by Allison E. McWilliams
Great mentoring relationships are a gift. Effective mentors pour into our lives with wisdom, with opportunities, with feedback on our strengths and weaknesses, and they give us dedicated, safe space to take risks and to reflect on key learning moments. The truth is, none of us can be successful alone. We all need a support system to push us when needed, to lift us up when we inevitably stumble, and to cheer us on as we succeed. And, we don’t just need one mentor to do all of this for us, but a network of mentors, a team of people in our corner.
Why a network? Several reasons. First, effective mentors perform two critical functions. The first type of mentor performs career-related functions. These mentors help with socialization to a new organization or job function, give feedback on professional skill development, and help with career planning. The second type of mentor is the psychosocial mentor. This person helps the individual explore his or her identify, values, beliefs and how he or she is creating meaning in his or her life. As you can see, these are very different functions that easily could require multiple mentors. You might get lucky and find one person who can perform all of these roles, but it’s not likely.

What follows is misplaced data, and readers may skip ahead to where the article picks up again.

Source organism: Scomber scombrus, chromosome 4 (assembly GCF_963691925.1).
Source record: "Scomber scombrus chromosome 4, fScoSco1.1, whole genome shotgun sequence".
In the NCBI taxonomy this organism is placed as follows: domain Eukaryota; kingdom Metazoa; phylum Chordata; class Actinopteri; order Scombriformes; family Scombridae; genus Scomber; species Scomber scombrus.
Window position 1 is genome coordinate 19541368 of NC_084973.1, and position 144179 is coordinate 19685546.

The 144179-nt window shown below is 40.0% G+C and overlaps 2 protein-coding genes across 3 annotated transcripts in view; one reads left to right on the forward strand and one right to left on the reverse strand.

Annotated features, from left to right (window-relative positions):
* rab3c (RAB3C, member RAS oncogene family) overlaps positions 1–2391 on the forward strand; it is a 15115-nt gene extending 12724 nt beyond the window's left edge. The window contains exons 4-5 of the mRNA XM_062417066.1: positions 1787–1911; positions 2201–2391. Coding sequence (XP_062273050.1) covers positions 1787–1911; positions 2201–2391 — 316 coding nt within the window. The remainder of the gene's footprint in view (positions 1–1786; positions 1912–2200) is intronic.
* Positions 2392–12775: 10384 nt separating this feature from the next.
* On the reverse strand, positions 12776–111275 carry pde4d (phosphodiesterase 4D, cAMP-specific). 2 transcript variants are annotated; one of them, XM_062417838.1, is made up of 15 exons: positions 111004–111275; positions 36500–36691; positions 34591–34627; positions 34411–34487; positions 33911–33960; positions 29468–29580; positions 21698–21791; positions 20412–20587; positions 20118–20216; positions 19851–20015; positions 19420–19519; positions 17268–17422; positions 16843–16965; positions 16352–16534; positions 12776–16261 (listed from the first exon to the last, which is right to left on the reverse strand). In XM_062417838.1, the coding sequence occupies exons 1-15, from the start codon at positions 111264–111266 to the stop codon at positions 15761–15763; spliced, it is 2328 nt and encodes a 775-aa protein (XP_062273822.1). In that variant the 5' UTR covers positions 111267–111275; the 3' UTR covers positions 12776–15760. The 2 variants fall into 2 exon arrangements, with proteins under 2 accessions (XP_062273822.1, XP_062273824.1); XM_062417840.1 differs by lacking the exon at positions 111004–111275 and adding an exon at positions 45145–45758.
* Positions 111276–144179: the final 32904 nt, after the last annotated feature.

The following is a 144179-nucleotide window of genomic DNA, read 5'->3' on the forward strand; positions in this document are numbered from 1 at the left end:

As well, careers have changed, and it’s no longer common to stay at one organization for thirty years (or more) until retirement. Individuals are expected to take a more entrepreneurial mindset towards their own careers, seeking out developmental opportunities where they can. A diverse set of mentors will create more opportunities than a singular mentor can do alone. Additionally, a more diverse set of mentors provides a more diverse world view, creating greater opportunities for learning and for growth. Finally, a truly effective mentoring relationship is a deep investment of time and emotional resources. Having more than one mentor ensures that no one individual must carry the weight of that investment, alone.
So where, and how, does one build his or her mentoring network? There are several key steps in this process:
Don’t get caught up in finding the “perfect” mentor; no such thing exists. The number one, hands-down, best qualification of someone to be your mentor is someone who is willing and able to invest the time in you. That’s it.
Finally, as a mentee, you build great mentoring relationships by doing several simple, but important things:
Developing great mentoring relationships is one of the most valuable steps we can take on our journey of occupational well-being. It is an investment in ourselves and others. It is, truly, a gift both given and received.